The Ronin book scenario was quite straightforward. A small group of ninja attacks a larger group of something else and must steal or assassinate something. A decent start, but obviously more flavour needed to be added. Anything worth tinkering with is worth tinkering with A LOT in my book so I started to use the gaming table with the walled manor that was already forming in my head as a stage for dozing sentries, crashing-through-doors rules, climbing-walls rules, and distant weapon caches that needed to be reached to have anything more than a katana at your disposal. Now a more cinematographic (47 Ronin, anyone?) approach became possible.

Of course the game had to be tactically interesting and this means the players need choices. After all, when you can’t make the wrong choice, then where’s the excitement?

From this grew the idea that the Ninja player initially should not know where their victim is exactly. So the “Manor”-player, the Defender, must be able to hide the target. This means that the manor must facilitate this. So apart from a detachable roof that enables play inside the manor model each major room should have a lid below the roof to hide its contents from the ninja player. The Defender knows what is underneath it. The Ninja player finds out only when his figures enter the room.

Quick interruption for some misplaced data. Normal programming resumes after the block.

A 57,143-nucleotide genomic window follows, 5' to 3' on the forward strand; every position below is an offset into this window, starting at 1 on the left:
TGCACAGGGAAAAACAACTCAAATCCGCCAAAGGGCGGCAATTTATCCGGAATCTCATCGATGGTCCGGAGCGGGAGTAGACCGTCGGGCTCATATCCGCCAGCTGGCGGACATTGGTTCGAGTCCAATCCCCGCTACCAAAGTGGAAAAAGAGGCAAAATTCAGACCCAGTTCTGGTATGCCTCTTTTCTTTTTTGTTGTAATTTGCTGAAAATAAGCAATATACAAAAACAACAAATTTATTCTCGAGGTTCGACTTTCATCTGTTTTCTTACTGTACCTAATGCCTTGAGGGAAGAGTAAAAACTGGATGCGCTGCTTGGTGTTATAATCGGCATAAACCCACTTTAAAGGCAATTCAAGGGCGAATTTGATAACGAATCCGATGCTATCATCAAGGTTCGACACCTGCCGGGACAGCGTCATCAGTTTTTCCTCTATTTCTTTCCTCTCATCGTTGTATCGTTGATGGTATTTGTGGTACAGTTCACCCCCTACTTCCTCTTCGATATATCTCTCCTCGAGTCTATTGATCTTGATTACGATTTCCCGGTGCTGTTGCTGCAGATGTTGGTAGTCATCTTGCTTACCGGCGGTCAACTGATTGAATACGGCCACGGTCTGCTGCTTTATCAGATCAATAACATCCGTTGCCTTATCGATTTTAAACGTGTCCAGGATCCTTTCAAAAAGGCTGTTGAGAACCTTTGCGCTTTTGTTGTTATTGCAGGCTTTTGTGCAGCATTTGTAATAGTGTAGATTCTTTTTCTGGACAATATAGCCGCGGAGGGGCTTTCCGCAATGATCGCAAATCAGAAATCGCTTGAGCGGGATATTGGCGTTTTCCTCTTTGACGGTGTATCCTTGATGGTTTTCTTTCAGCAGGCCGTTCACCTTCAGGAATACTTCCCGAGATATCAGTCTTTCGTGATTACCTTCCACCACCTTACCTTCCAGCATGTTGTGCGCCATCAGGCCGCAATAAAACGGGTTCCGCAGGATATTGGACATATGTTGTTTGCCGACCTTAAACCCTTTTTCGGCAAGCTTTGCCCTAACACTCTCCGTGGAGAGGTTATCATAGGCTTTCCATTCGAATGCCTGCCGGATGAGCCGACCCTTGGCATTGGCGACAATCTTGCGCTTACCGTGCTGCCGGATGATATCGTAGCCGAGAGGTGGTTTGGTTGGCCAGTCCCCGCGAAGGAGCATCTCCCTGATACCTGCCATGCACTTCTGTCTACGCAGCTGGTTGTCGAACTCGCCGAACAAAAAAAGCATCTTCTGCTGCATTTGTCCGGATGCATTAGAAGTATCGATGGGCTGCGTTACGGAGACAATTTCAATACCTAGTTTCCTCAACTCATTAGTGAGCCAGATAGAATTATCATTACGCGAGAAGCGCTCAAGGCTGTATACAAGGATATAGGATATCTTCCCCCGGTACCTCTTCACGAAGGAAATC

But of course this should not deteriorate in a trap-the-ninja game too easily. So randomness was introduced for the Defender. He throws dice into each room for every figure in it and the score determines whether the figures are awake and alert or asleep. And even he may only look once the ninja enter. Imagine his surprise when everybody is asleep and the ninja sneak by….

Being asleep of course demands the possibility for awakening. Noise is introduced as a factor. For the Ninja to avoid, for the Defender to exploit. Shouts, shots, explosions, fighting and crashing through carpentry all risk waking everybody up. Dice rolls and scores introduce chance. The slumbering samurai may be a sound sleeper, or may wake up at the sound of any silent footfall.